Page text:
After stating categorically that Zack knows how to be appropriate with girls, I have to backtrack and say this hasn’t always been the case.
To begin with, his preference for pretty girls goes back further than age 15. Zack’s junior high teacher, Laura, looked like she was about 25, even though she was old enough to be his mother. Her pretty blond curls and darling figure were a magnet to him, and one day he just couldn’t resist any longer. He reached out and touched her bottom as she walked by his desk.
This brought an immediate response of “No, Zack,” a phone call home, and a series of serious conversations about where we touch people, and where we do not touch them. Zack learned that a pat on the shoulder is a good way to let someone know we like them; a pat on the bottom is not. In short, he learned that the bathing suit area is off limits.
Thankfully, the lesson stuck. We still work with Zack on not putting his hand in people’s faces when he waves hello, but at least he isn’t putting his hands other places. Though taught to make sure Zack behaved well, we knew it was also important for his own protection.
Then the day came, when Zack was 17, that every mother—and especially those of us with non-verbal children—keep a wildly protective eye out for. Though I hate to think it, there was a warning sign a week prior to the actual event. It happened like this:
I picked up Zack at his after-school care and was headed home on the road that passes the high school he attended. As we approached the school he began whining and actually started to cry. Alarmed at his distress, I spoke calmly and asked if anything bad had happened at school. He didn’t have the words to tell me, but I knew that something had. We got home and I immediately emailed his teacher. She called and we talked, but she could not recall anything that could have upset my son. Worried about one of my greatest fears becoming a reality, I asked if he had gone to the bathroom with any other children that day, and she assured me that no, there had been adult supervision every time.
At that point, she mentioned that Zack’s buddy—another boy with special needs—kept trying to hug him and Zack seemed annoyed by the boy’s hovering. She said they would keep an eye out and make sure Tommy stopped doing that.
A week later, I went to the field where Zack participated in Special Olympics Track and Field with his classmates. While all the kids came from the bus area where they are dropped off, he didn’t. I waited a few minutes and then walked toward the bus lineup, only to see Zack come running toward me with his hand outstretched in a wave and his usual huge grin. We continued to the track and I worked with him to follow directions from his coach to run specific distances, throw a tennis ball, and do some stretches.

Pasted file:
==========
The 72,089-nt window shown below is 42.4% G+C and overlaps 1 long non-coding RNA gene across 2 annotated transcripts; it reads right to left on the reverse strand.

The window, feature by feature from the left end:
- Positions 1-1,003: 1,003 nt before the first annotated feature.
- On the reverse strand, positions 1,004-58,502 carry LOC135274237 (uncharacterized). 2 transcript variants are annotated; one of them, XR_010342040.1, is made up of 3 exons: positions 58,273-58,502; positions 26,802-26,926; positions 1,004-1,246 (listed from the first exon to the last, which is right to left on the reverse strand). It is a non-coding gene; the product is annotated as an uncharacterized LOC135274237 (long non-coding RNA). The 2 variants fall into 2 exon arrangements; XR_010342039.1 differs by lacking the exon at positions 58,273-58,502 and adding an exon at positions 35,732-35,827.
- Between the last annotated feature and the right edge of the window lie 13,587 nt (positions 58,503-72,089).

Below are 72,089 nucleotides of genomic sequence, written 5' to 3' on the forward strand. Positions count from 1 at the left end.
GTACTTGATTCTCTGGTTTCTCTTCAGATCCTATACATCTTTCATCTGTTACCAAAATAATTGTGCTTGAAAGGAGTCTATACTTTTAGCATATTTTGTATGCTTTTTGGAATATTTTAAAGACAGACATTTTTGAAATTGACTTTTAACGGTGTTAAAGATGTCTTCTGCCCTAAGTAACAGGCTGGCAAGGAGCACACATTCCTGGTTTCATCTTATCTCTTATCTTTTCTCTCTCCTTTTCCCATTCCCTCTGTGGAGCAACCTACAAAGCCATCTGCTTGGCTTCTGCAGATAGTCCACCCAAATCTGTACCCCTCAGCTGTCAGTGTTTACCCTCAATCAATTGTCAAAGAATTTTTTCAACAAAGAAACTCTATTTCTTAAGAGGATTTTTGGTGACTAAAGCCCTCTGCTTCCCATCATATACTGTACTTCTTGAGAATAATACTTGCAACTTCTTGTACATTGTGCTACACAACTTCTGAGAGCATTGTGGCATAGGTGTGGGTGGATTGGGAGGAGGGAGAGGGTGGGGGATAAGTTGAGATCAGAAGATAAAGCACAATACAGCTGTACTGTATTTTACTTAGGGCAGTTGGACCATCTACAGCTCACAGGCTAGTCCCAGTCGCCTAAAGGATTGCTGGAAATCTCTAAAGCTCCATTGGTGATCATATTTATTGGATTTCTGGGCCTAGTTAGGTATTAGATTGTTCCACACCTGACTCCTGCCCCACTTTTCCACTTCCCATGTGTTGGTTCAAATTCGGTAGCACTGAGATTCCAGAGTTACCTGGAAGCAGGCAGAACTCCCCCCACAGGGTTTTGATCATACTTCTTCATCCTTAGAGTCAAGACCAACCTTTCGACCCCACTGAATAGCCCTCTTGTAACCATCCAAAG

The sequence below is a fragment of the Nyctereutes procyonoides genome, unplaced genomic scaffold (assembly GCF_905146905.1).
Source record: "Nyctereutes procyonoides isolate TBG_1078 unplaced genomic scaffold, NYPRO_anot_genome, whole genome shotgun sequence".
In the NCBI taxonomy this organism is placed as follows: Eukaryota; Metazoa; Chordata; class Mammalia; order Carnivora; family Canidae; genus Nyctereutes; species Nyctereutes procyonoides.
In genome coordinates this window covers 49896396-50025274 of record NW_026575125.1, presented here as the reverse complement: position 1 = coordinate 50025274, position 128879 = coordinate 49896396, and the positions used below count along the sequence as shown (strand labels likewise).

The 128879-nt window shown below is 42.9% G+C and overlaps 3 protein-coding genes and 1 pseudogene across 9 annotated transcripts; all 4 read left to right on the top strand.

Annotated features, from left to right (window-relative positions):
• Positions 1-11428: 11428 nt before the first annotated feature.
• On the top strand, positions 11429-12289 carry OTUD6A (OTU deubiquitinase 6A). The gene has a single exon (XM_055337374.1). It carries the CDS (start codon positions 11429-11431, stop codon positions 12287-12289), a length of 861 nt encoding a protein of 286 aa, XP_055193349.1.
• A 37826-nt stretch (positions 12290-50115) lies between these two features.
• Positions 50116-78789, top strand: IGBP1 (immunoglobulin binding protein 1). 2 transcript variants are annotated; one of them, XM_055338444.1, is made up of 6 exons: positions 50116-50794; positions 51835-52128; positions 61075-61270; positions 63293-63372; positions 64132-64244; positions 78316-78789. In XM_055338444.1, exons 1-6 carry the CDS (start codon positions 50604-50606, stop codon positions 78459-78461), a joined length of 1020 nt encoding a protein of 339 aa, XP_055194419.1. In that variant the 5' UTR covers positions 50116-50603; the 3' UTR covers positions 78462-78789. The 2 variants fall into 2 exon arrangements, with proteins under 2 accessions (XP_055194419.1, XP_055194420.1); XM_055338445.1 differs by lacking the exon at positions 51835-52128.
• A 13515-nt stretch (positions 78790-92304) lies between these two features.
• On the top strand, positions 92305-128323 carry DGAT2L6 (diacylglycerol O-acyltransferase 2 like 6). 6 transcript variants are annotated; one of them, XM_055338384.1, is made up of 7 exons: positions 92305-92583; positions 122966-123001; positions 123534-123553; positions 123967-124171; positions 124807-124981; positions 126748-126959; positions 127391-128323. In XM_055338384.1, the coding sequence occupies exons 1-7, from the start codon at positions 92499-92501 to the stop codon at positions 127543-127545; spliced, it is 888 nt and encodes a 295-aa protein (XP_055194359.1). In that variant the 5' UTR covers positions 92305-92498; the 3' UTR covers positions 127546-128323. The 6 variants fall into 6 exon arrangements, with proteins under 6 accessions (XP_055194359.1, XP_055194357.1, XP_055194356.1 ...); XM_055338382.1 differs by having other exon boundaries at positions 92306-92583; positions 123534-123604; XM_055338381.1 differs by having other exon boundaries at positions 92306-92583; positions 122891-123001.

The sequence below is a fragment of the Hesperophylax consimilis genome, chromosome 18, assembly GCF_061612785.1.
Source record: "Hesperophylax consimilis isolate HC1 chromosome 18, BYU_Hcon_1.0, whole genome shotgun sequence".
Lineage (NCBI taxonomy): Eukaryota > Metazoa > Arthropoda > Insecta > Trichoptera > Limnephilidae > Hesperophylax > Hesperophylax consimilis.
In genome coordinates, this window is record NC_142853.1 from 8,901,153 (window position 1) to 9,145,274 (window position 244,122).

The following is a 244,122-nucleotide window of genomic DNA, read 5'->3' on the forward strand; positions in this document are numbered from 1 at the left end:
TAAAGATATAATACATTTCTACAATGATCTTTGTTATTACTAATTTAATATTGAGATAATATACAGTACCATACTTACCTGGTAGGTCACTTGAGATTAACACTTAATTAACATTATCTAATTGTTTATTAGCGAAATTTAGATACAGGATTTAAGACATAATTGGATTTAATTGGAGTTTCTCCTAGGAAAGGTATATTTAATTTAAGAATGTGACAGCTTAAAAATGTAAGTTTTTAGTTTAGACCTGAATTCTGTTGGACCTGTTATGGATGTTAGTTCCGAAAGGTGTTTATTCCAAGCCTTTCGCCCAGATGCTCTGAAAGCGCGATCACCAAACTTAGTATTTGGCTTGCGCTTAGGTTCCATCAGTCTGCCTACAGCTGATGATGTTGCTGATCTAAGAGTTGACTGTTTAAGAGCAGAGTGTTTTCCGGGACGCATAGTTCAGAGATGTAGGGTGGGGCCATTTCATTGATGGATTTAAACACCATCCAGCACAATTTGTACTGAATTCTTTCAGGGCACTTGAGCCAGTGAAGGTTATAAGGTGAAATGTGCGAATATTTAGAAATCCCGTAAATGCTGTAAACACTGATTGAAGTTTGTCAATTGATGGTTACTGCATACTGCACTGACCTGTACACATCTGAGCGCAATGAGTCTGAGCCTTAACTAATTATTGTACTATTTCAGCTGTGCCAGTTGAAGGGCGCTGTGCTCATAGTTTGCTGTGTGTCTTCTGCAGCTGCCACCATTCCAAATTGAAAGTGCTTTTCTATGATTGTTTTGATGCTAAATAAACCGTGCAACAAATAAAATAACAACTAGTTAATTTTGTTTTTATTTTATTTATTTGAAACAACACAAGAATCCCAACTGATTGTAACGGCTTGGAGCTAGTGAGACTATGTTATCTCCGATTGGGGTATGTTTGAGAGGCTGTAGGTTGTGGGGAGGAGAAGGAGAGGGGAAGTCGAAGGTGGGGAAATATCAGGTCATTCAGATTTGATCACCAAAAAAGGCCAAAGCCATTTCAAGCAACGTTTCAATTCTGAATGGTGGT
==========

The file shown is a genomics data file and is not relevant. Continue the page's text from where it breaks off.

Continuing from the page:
Halfway through practice, a man came up to me and introduced himself as the vice principal of Zack’s school. He asked to speak with me in private. Heart in my throat, I followed him up a small hill and sat on the grass as he told me there had been an incident a few minutes earlier.
After getting off the bus for practice, Zack and his buddy Tommy had gone to the bathroom without supervision. Apparently the same rules didn’t apply to after-school activities, or someone had dropped the ball, because I had been promised the week before that this was never allowed. Shortly after they came out of the restroom, Tommy burst into tears and confessed that when Zack was reaching over to pull up his pants, Tommy put his penis on Zack’s bottom.
“Your son knew just what to do,” the vice principal said. “Tommy said that Zack yelled, ‘No! Stop that!’ and he immediately stopped.”
On the verge of throwing up, but outwardly calm as I often am during a crisis, I thought back to those days in junior high with gratitude: Zack remembered the lesson. He knew appropriate touching from non-appropriate. And he knew what to do when someone touched him inappropriately.
Truth be told, I don’t think Zack was traumatized or suffered any consequence from the event. I think he was simply grossed out that someone would do what Tommy did. His aversion to touch was a positive in this situation, and his willingness to defend himself a strength.
If it had been a peer without a disability, I would have been out for blood. But given the fact that it was someone who probably has the mental capacity of a preschooler, how could I be angry? With Zack fine and having responded so well, I actually felt concerned for Tommy. His behavior could have led to something awful if he had touched someone who wanted to take advantage of him. He was expelled from school for three days and his parents were quite shaken.
Soon after this, I joined a committee at Zack’s school to teach sexual protection to students in special education. Though they will never be “buddies” again, we are cautiously friendly when we see Tommy at school events.
Has this alleviated my fears of Zack ever being sexually abused? Not really. I had never considered the possibility of this happening with a disabled peer. Though Zack proves himself to be a capable opponent when wrestling with his older brother, and in the incident with Tommy he shouted ‘No!’ I still pray for his protection whenever I leave him with a caregiver. I still watch him while he stands waiting for the bus in the morning and meet it every afternoon when he comes home. And I still keep my antenna on high whenever we’re out in the community. It is part of having a vulnerable child—and though he is now officially an adult, he remains vulnerable, and I remain protective.
Have you experienced anything similar with your child? How do you protect him or her?